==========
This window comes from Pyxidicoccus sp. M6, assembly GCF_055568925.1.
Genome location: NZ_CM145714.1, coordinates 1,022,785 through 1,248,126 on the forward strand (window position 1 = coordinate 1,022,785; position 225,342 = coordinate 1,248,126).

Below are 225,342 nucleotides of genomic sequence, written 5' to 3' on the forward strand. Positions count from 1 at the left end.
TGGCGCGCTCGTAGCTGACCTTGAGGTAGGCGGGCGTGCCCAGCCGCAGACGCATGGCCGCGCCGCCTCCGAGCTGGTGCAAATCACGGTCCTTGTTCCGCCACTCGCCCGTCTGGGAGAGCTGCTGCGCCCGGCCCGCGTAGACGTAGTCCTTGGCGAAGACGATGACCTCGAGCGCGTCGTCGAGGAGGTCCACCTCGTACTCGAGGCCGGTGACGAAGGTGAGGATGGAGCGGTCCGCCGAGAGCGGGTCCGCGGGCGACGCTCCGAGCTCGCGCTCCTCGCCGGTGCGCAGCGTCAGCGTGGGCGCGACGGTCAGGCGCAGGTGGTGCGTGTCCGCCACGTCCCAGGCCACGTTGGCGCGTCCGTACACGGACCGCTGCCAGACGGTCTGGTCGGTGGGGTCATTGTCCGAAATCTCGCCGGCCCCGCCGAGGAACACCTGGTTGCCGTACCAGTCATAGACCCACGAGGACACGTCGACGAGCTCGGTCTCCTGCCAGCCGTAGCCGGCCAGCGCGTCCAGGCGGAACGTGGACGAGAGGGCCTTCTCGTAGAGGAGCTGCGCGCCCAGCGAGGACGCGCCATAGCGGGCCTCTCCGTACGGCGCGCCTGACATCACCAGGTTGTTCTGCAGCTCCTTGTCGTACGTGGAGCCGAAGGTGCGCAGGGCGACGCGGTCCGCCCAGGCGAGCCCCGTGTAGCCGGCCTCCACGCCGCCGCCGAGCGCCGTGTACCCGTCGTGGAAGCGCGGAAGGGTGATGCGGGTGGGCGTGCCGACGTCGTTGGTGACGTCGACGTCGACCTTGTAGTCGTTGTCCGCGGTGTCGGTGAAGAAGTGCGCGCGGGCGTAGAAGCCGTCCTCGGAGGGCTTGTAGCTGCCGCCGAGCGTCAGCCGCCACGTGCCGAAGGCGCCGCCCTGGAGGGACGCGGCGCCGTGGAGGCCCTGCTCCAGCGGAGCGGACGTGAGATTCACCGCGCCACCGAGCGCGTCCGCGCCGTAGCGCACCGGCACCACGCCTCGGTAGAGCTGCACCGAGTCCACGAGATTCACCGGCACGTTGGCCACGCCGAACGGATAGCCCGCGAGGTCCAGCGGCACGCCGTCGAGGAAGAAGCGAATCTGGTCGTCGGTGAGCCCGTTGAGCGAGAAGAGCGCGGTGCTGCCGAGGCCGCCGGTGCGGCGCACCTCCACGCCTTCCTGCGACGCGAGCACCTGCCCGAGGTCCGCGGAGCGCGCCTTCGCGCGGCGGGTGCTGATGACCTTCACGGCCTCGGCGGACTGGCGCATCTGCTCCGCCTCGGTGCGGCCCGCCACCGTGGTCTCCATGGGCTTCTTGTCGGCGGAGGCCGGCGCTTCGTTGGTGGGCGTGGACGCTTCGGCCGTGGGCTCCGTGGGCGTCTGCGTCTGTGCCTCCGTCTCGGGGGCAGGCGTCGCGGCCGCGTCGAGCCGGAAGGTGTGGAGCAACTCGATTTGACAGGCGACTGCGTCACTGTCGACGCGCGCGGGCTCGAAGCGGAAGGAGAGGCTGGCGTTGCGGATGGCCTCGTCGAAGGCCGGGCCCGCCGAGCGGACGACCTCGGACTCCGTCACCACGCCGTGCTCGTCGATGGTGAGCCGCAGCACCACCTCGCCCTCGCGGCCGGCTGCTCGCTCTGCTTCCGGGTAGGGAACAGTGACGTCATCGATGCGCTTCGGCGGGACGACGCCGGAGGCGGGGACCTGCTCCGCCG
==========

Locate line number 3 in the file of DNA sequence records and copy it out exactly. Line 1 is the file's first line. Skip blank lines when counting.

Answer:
Below are 225,342 nucleotides of genomic sequence, written 5' to 3' on the forward strand. Positions count from 1 at the left end.